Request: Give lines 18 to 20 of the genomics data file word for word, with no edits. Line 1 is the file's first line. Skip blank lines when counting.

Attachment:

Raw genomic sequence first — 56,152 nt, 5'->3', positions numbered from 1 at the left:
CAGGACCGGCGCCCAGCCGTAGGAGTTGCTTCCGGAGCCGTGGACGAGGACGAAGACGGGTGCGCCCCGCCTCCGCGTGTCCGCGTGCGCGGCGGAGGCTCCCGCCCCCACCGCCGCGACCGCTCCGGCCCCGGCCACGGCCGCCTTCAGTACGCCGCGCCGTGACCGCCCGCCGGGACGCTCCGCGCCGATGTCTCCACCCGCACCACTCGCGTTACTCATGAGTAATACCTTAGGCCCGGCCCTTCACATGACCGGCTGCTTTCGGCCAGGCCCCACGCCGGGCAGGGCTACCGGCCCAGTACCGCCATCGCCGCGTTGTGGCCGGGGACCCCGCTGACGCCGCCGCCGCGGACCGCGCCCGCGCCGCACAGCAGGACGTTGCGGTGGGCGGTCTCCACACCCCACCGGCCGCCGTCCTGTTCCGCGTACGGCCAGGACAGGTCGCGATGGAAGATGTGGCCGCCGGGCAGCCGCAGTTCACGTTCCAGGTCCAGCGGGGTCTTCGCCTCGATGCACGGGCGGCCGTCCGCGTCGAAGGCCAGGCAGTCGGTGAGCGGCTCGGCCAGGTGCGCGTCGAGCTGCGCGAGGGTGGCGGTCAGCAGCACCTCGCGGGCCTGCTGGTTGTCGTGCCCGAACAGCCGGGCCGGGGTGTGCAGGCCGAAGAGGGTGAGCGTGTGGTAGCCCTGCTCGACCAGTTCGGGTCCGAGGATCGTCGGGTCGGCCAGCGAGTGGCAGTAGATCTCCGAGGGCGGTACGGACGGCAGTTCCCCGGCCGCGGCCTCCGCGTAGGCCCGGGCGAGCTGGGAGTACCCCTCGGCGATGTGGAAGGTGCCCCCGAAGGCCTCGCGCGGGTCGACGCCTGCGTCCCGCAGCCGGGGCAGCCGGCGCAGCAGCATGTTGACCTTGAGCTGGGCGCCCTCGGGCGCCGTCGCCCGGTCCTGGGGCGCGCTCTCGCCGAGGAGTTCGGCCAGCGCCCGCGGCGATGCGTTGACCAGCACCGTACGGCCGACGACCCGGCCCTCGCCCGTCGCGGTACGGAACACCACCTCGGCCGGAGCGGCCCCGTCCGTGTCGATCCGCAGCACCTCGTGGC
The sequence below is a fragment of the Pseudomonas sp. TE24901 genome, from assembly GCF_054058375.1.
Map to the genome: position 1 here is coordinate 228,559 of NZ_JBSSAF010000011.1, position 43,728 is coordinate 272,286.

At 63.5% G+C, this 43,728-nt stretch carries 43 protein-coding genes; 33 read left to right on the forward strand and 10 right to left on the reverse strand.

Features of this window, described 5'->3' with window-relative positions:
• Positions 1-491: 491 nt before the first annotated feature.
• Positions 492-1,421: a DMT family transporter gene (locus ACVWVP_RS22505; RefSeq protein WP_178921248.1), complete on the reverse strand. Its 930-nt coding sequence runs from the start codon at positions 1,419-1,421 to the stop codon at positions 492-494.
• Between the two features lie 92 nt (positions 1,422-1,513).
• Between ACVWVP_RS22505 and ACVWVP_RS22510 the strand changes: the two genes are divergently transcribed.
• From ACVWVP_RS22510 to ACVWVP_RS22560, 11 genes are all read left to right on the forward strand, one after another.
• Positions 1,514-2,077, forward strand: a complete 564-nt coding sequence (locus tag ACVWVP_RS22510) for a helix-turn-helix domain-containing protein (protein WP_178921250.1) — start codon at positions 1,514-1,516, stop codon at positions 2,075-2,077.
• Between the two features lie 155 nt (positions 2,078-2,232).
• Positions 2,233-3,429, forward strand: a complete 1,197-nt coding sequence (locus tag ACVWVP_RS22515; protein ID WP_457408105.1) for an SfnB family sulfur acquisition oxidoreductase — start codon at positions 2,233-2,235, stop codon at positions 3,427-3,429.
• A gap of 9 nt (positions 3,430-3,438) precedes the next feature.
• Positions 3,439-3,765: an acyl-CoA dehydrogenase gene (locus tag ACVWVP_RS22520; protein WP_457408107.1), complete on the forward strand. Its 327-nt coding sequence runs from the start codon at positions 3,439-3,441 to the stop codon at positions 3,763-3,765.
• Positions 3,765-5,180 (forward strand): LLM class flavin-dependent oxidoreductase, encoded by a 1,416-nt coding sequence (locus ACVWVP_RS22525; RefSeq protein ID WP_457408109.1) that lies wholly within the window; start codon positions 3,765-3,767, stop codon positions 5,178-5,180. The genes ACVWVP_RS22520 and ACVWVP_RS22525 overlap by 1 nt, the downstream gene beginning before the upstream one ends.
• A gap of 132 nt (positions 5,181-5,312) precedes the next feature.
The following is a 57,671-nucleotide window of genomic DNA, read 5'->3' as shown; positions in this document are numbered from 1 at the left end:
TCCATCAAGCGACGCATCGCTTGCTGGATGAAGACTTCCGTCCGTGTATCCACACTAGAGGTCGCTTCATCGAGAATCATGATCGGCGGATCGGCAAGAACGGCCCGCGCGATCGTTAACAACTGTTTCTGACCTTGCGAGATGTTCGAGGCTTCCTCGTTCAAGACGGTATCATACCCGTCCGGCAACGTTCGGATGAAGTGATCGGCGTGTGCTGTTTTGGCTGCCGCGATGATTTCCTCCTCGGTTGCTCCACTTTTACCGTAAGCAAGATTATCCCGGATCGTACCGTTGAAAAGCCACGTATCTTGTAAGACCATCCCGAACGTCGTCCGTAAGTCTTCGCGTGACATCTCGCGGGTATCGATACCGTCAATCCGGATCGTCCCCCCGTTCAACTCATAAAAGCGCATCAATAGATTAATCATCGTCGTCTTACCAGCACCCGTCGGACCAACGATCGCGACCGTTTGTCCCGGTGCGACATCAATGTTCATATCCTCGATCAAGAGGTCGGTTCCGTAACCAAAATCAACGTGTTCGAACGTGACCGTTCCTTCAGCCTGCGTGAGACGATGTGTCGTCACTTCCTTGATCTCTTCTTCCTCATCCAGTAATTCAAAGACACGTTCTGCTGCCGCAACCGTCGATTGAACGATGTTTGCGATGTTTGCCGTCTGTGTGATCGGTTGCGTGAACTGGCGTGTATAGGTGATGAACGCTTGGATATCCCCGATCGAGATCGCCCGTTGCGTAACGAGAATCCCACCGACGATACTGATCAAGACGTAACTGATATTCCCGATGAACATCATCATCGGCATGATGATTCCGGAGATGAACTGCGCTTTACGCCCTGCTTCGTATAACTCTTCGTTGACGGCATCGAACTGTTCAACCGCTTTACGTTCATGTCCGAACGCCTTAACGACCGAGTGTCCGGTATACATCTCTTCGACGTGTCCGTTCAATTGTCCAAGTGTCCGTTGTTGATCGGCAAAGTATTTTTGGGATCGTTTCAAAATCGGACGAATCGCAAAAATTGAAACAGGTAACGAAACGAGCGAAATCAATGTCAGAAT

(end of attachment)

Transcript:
• A gap of 132 nt (positions 5,181-5,312) precedes the next feature.
The following is a 57,671-nucleotide window of genomic DNA, read 5'->3' as shown; positions in this document are numbered from 1 at the left end:
TCCATCAAGCGACGCATCGCTTGCTGGATGAAGACTTCCGTCCGTGTATCCACACTAGAGGTCGCTTCATCGAGAATCATGATCGGCGGATCGGCAAGAACGGCCCGCGCGATCGTTAACAACTGTTTCTGACCTTGCGAGATGTTCGAGGCTTCCTCGTTCAAGACGGTATCATACCCGTCCGGCAACGTTCGGATGAAGTGATCGGCGTGTGCTGTTTTGGCTGCCGCGATGATTTCCTCCTCGGTTGCTCCACTTTTACCGTAAGCAAGATTATCCCGGATCGTACCGTTGAAAAGCCACGTATCTTGTAAGACCATCCCGAACGTCGTCCGTAAGTCTTCGCGTGACATCTCGCGGGTATCGATACCGTCAATCCGGATCGTCCCCCCGTTCAACTCATAAAAGCGCATCAATAGATTAATCATCGTCGTCTTACCAGCACCCGTCGGACCAACGATCGCGACCGTTTGTCCCGGTGCGACATCAATGTTCATATCCTCGATCAAGAGGTCGGTTCCGTAACCAAAATCAACGTGTTCGAACGTGACCGTTCCTTCAGCCTGCGTGAGACGATGTGTCGTCACTTCCTTGATCTCTTCTTCCTCATCCAGTAATTCAAAGACACGTTCTGCTGCCGCAACCGTCGATTGAACGATGTTTGCGATGTTTGCCGTCTGTGTGATCGGTTGCGTGAACTGGCGTGTATAGGTGATGAACGCTTGGATATCCCCGATCGAGATCGCCCGTTGCGTAACGAGAATCCCACCGACGATACTGATCAAGACGTAACTGATATTCCCGATGAACATCATCATCGGCATGATGATTCCGGAGATGAACTGCGCTTTACGCCCTGCTTCGTATAACTCTTCGTTGACGGCATCGAACTGTTCAACCGCTTTACGTTCATGTCCGAACGCCTTAACGACCGAGTGTCCGGTATACATCTCTTCGACGTGTCCGTTCAATTGTCCAAGTGTCCGTTGTTGATCGGCAAAGTATTTTTGGGATCGTTTCAAAATCGGACGAATCGCAAAAATTGAAACAGGTAACGAAACGAGCGAAATCAATGTCAGAAT